NEW YORK, NY--(Marketwire - Jul 23, 2012) - The ability to distinguish the prostate cancers that will spread beyond the prostate and understand how they thrive is the crux of finding a prostate cancer cure. Breaking news suggests the protein SPDEF may hold the secret to prostate cancer's success in surviving outside of the prostate, and could lead to very specific prostate cancer testing and treatment.
Dr. David Samadi, top prostate cancer surgeon, explains the role of SPDEF in prostate cancer metastasis. "When I remove a cancerous prostate through robotic SMART surgery, the goal is to prevent prostate cancer cells from leaving the prostate to take root in other healthy tissues," he says. "Now, the presence of or lack of SPDEF appears to define whether or not the cells will survive if they do venture out."
Researchers at the University of Colorado Cancer Center found that SPDEF-negative prostate cancer cells typically succeed in building new cancer colonies as they move throughout the body. However, when prostate cancer cells are SPDEF-positive they fail to establish new homes in the body and ultimately die off.
More specifically, the researchers believe SPDEF regulates the production of MMP9 and MMP13, proteins that facilitate cancer growth by attacking healthy tissue and making way for the cancer cells to grab on to new sites. If the prostate cancer cells can't take root, they can't invade new areas and grow.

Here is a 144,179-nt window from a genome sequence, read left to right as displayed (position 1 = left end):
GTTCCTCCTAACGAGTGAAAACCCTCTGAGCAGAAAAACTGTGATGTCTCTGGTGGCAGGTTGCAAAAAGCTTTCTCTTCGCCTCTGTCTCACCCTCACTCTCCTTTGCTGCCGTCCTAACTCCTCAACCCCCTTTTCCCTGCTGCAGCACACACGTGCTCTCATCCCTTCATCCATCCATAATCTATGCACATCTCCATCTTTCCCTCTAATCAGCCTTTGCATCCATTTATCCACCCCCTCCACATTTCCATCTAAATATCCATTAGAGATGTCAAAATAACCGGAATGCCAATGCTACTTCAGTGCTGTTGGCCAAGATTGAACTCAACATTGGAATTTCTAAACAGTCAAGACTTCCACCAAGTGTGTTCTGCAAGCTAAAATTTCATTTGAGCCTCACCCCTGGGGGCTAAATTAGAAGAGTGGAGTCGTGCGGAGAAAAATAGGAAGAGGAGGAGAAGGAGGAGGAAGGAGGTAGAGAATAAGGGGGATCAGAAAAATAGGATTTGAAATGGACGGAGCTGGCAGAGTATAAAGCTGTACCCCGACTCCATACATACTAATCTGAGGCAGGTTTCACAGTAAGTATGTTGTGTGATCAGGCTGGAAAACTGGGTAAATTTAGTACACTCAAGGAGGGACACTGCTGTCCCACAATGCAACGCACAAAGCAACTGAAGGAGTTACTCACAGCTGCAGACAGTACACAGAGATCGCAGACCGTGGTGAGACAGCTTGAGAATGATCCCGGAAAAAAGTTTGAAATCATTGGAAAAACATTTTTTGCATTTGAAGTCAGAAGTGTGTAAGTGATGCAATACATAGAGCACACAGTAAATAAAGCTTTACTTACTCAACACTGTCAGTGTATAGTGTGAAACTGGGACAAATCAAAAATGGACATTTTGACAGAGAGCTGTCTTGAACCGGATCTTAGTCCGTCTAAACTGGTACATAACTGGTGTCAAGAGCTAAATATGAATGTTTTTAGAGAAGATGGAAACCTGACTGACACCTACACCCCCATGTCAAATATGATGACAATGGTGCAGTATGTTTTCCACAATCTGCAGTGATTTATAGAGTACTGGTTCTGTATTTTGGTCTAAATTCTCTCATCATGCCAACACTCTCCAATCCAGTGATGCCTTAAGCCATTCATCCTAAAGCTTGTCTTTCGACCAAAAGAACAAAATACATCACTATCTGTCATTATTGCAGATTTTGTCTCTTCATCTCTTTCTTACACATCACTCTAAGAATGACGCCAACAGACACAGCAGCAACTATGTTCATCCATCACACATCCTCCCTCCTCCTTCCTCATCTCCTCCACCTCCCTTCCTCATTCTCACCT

As research continues, SPDEF could serve prostate cancer specialist and patients in two groundbreaking ways:
1) SPDEF Prostate Cancer Diagnosis - SPDEF-negative prostate cancer cells could help flag the most dangerous prostate cancers, while SPDEF-positive cells may predict those that will remain stuck in the prostate or travel but die off without life-threatening spread
2) SPDEF Prostate Cancer Treatment - gene therapy or nanodelivery could be used to alter SPDEF-negative prostate cancer cells by injecting the SPDEF protein and rendering them harmless outside of the prostate
"It's the spread of prostate cancer that wreaks havoc," says Dr. Samadi, "That's what makes active surveillance or less aggressive treatments risky. But our limited ability to isolate variations in prostate cancer and predict the disease's progression is also a challenge. Until we can say with certainty which prostate cancers will become metastatic, the best course is removal."
The MMP9 and MMP13 proteins are known villains in the metastasis of breast, colon, lung, and ovarian cancers, as well. "Additional research involving SPDEF and the MMP proteins has the potential to impact cancer metastasis for a large number of patients, not just men with prostate cancer," Dr. Samadi stressed.
Dr. David Samadi developed the SMART (Samadi Modified Advanced Robotic Technique) robotic prostatectomy surgery and is Vice Chairman of the Department of Urology and Chief of Robotics and Minimally Invasive Surgery at Mount Sinai Medical Center in New York.
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